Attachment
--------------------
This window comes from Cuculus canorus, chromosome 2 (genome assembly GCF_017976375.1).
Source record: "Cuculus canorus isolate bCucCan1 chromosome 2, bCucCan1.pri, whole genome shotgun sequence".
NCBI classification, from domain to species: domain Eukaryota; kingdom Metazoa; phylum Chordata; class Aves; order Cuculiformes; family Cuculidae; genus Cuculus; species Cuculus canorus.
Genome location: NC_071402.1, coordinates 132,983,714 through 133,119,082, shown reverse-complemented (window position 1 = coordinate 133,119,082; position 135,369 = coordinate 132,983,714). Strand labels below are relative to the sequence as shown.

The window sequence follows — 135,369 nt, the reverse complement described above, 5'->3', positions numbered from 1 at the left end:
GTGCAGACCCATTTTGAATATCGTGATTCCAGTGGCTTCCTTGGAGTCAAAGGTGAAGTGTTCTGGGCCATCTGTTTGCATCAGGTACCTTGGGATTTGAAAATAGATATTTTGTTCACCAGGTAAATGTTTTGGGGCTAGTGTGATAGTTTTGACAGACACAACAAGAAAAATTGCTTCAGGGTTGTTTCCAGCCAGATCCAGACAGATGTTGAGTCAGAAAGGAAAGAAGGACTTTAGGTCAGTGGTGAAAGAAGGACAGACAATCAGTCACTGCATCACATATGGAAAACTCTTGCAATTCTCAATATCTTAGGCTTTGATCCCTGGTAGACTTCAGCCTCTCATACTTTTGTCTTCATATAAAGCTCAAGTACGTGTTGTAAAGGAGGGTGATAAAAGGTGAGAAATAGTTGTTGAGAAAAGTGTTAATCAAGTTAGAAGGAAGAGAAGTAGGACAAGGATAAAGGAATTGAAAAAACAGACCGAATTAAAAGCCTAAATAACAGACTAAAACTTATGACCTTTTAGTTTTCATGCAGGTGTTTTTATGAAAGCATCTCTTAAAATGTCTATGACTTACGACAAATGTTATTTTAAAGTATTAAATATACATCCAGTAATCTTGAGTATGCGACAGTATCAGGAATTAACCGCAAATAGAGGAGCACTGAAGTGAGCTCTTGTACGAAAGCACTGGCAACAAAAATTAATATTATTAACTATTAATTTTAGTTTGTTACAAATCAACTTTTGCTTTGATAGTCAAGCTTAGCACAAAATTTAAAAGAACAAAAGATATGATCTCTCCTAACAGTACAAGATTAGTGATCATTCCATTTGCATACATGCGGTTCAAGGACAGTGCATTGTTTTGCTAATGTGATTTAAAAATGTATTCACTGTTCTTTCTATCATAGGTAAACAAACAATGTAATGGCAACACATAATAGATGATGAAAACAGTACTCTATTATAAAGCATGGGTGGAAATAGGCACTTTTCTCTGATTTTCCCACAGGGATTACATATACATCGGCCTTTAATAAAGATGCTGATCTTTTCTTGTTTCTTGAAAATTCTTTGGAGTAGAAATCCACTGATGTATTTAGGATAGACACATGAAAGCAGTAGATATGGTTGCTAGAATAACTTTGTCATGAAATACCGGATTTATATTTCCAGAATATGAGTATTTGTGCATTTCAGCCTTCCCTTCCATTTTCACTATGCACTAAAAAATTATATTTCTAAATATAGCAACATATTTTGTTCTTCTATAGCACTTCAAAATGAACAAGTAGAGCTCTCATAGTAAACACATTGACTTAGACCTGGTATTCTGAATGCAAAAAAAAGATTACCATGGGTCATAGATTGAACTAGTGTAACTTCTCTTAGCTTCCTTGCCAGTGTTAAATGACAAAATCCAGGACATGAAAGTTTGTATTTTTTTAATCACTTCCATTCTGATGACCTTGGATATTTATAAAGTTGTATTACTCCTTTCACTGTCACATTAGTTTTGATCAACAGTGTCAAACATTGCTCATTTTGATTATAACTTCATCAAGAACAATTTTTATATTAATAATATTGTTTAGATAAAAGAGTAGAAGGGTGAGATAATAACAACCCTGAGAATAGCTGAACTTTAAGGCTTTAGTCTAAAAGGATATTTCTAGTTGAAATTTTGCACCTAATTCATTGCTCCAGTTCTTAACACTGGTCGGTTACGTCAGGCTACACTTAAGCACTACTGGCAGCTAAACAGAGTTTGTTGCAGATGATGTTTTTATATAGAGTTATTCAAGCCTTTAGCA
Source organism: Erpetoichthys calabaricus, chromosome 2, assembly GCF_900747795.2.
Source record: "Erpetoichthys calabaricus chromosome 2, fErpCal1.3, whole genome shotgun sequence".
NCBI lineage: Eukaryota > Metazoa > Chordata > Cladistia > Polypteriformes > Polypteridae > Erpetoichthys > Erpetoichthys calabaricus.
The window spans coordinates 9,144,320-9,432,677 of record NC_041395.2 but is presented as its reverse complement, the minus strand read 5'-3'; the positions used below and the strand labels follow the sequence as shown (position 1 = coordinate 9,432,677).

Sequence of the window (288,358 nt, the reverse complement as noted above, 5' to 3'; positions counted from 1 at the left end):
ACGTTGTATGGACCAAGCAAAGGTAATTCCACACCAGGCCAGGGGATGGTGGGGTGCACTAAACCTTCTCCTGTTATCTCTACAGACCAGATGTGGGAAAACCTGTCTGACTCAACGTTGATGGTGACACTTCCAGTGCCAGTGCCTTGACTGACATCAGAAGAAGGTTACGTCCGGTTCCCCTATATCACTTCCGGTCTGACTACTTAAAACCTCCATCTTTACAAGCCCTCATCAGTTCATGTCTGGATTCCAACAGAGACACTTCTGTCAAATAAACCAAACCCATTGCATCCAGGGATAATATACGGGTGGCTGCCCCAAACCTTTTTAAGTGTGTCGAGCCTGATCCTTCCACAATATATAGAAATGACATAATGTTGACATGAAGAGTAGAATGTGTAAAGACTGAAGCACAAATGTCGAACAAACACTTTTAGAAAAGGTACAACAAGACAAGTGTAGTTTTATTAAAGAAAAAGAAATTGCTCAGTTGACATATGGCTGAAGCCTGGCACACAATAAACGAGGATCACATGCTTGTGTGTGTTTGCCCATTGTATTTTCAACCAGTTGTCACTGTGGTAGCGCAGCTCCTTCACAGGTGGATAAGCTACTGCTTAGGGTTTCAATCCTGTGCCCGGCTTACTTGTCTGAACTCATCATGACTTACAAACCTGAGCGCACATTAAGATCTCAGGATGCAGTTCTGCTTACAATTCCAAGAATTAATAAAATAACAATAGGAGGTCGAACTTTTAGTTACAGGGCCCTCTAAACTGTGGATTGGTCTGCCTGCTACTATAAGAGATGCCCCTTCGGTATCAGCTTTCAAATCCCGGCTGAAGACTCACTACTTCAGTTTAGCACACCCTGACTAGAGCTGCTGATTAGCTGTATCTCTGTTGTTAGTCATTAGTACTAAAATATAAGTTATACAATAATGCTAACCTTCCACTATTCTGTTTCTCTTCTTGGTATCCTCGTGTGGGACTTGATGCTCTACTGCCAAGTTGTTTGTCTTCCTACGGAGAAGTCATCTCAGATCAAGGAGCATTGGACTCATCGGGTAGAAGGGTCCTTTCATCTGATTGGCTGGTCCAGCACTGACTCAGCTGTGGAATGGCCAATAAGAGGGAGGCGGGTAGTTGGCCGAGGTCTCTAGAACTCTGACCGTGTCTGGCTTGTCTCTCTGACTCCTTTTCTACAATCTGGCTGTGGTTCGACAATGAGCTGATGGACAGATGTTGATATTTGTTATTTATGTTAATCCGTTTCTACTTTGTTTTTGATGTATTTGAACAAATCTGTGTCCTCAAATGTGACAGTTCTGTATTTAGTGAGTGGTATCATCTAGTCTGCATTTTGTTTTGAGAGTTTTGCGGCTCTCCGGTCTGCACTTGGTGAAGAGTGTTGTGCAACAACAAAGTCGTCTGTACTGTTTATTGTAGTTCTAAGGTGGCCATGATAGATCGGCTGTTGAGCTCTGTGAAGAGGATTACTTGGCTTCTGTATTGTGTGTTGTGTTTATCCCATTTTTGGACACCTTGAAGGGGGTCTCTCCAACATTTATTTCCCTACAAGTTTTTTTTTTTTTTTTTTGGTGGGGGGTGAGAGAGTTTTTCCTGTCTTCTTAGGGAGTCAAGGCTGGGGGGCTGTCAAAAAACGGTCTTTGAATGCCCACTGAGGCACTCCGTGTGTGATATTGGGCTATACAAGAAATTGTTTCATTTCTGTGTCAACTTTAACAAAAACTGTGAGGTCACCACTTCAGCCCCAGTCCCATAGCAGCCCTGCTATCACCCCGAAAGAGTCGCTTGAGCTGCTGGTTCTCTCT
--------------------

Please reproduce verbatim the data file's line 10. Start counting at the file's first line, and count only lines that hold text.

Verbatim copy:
The window spans coordinates 9,144,320-9,432,677 of record NC_041395.2 but is presented as its reverse complement, the minus strand read 5'-3'; the positions used below and the strand labels follow the sequence as shown (position 1 = coordinate 9,432,677).